December 17th, 2020

My Homage (sort of) to John Le Carré

Single & Single, John Le Carré,

Viking, pp.345

A victim not of the cold war but its demise, John Le Carré, in this, his 17th novel, again seeks the magic that has often eluded him since the Berlin Wall was reduced to items for collectors. However disappointing were his recent novels, with this effort he succeeds.

One need not be a brilliant cipher clerk to detect in his recent works a nostalgic yearning for the bad old days: a world on the brink, clashing ideals, angst-ridden British double agents sorting out their lives as they play mind games with machiavellian Kremlin spymasters.

With Single & Single, Le Carré seems finally to have grumpily accepted that Russia will not turn back the political clock; the seeming mismatch between the growling black bear of Dzherzhinski Square and wimpy George Smiley is just not on any more.

We still have former Soviet spies, but now they are blackmarketeers trading in bottled blood, laundering money instead of bribing Whitehall moles with it. The British secret service has been resurrected as (however banal its image may seem) Her Majesty’s Custom and Excise Investigations Service.

We are comfortable among friends: the weltschmerz-ridden hero (Oliver Single) who has been called back into action; the politely sardonic spymaster (we remember him from Cambridge Circus; now he’s Brock of Customs), the cheating wife, the younger and ultimately more desirable lover-to-be, the grizzled Kremlin spymaster (now the proud but corrupt godfather of a Georgian Cosa Nostra), the scheming Cassius, and the usual spear-carriers - unflappable agents and glowering bodyguards and women on offer. (Le Carré, sadly, has not made it unscathed through the gender wars.)

Single & Single is a respected brokerage house that middles multi-million-pound deals in international commodities. For some reason, Le Carré has saddled the senior partner with the name Tiger Single; despite that, he’s a character who engages, a detestable empire-building entrepreneur with the gift of blarney.

The second partner is the hero, Oliver, his son – a commercial lawyer and uneasy heir to the Single & Single throne. He is most unlike his father: tall and husky and honourable, versus short and frail and venal. (Mr. Le Carré would have been most helpful had he offered some tangible clue as to why Oliver had not inherited any of his father’s attributes other than a certain doggedness of spirit.)

Almost-incorruptible Oliver is by turns aghast and depressed at his father’s borderline dealings, and so conscience-stricken that he finks on him to Customs: Tiger has become too chummy with the Georgian Mafia. Oliver’s inner war, pitting ethical beliefs against filial loyalty, is the central subtext of the story.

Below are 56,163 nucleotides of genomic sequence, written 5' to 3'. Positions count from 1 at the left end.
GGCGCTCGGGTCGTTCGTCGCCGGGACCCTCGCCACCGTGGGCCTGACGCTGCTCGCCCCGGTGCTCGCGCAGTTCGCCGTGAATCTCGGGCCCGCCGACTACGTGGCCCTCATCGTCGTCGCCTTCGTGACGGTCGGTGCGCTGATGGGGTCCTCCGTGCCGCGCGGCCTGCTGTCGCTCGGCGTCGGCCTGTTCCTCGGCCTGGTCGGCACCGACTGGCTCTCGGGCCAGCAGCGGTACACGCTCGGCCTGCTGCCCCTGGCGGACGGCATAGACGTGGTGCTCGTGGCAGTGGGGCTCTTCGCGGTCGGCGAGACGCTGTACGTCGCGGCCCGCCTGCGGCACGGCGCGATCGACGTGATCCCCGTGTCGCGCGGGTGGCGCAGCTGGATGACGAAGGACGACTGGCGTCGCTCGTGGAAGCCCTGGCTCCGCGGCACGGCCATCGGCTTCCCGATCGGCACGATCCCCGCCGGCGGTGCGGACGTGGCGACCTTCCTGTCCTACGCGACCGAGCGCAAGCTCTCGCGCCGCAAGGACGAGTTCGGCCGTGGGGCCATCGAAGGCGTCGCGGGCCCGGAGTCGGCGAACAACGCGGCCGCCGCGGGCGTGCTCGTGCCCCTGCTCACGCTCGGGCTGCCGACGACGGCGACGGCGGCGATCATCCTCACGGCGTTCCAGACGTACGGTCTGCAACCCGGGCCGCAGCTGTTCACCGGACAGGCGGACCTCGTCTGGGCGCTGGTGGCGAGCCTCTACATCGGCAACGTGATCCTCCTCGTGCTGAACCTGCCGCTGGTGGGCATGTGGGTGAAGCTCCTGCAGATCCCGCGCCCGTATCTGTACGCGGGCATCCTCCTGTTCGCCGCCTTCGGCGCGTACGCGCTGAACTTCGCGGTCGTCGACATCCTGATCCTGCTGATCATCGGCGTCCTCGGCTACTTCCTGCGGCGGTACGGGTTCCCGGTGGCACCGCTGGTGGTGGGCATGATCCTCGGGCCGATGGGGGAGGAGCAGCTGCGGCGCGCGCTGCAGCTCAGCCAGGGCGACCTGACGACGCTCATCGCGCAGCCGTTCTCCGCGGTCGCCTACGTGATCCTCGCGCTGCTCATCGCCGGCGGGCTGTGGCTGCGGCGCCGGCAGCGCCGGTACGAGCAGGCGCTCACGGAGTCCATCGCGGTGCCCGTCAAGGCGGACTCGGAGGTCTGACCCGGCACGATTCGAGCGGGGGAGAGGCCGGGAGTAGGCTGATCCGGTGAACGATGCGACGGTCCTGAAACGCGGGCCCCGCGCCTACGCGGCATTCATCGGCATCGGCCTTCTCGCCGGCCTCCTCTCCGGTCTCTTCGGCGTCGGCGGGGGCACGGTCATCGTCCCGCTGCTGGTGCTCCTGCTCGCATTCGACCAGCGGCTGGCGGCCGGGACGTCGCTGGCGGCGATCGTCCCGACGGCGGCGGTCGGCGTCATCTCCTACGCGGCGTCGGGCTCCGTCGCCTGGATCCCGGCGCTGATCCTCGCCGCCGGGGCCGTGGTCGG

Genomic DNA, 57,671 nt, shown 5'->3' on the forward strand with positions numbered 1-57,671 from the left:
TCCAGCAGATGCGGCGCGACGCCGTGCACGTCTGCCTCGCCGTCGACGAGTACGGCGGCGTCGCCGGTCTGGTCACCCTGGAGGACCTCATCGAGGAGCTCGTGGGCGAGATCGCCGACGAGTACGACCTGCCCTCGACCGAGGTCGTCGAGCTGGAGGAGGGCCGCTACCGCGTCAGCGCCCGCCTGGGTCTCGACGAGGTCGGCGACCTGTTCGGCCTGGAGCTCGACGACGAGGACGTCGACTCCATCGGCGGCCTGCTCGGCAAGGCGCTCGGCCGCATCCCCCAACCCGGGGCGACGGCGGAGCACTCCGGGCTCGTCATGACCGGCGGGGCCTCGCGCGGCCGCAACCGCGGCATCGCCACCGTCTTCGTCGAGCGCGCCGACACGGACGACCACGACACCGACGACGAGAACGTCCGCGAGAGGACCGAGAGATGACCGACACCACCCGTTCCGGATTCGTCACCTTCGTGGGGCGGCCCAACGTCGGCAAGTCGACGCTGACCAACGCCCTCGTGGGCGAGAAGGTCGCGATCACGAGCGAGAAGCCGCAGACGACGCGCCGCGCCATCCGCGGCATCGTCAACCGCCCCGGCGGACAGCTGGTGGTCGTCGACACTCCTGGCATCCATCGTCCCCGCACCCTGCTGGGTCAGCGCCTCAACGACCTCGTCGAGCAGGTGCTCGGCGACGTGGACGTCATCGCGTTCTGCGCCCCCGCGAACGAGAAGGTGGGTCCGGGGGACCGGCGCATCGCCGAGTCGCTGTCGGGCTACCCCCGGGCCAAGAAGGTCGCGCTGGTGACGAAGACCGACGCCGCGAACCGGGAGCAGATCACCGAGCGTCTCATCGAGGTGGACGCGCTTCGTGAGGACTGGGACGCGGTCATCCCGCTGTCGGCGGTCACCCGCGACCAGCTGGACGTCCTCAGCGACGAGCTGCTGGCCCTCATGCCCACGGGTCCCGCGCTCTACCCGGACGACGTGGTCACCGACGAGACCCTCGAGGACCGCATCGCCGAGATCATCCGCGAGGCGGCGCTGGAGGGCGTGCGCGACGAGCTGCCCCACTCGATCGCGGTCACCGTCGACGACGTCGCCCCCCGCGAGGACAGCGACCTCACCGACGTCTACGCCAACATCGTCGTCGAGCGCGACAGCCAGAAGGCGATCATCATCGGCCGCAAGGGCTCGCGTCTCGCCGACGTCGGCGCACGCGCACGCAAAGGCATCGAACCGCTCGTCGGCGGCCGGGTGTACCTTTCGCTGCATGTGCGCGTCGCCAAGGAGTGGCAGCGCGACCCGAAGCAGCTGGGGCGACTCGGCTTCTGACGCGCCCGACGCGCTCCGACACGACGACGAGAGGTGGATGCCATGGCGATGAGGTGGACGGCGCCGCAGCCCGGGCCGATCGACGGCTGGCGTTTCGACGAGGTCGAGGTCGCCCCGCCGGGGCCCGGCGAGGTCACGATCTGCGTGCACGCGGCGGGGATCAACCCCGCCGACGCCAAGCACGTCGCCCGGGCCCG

Having put himself at risk by assisting Her Majesty in her inquiries, Oliver undergoes a name change and seeks refuge in a small Devon town, emerging from his boardinghouse only to play the clown: he and Rocco the raccoon entertain at children’s functions with magic and slight of hand.

The discovery in Turkey of the tortured body of Single & Single’s lead corporate lawyer drives Oliver from hiding and he is again pressed into service by the customs branch, ultimately taking his own bullheaded journey.

En route, he makes various stops in England, then to staid Switzerland, to exotic Istanbul, and finally to the desolate Caucasus mountains and their warrior fiefdoms: it is this kind of environment which Le Carré, despite a recent side trip to Panama, has had a long-standing fascination.

The story is not, however, told so linearly: flashbacks are interposed in a style seamless enough, though readers may feel they have been put unnecessarily to the task of sorting through Le Carré’s exotic cast before being allowed to settle upon a lawyer-turned-clown as the unlikely protagonist.

Oliver is as the author prefers his heroes: jaded, ridden with ennui, unable to cope with relationships, but decisive in crises and entertainingly introspective. He hates and loves his father, and can barely say his alcoholic mother’s name. They loved Jeffrey more, the first-born who died of leukemia. Vaguely neurotic, often depressed, he seeks love through his clowning. He is certainly one of Le Carré’s better creations.

It is skill at subtle delineation of character that has truly become the author’s forté, rather than the brilliant, twisting plots that were the glory of his early novels. His dialogue has grown snappier, and he has polished to a gleam the coolly delivered, understated voices of his British civil service snobs. He could write the bible on how not to torture a foreign accent, and he loves his jerky couple-of-word sentences: “Knowing you. Got homesick. Dose of the guilts.”

Le Carré continues to deserve his reputation as literary lion of the spy-thriller-mystery genres. Oliver has just survived a searing duel with his former wife: “Sitting up here in the van with the window down, he would wait for his breathing to settle, listening to the prickle of pine trees and the mewing of night gulls and the rumble of other people’s worries coming up from the valley.”

He can also, with a few deft strokes and splashes of colour, propel you quickly into foreign worlds: “A skinned sheep hangs from a tree. Wood smoke billows from a pit. Rich handwoven carpets of pink and crimson lie in the grass. Drinking horns and wine gourds are stacked on a table. Villagers crowd around.”

Though the bugles have faded in the battle between good and evil empires, and though Le Carré must now downsize his encounters and scramble about for lowlier villains, he’s worth reading for the writing.

William Deverell

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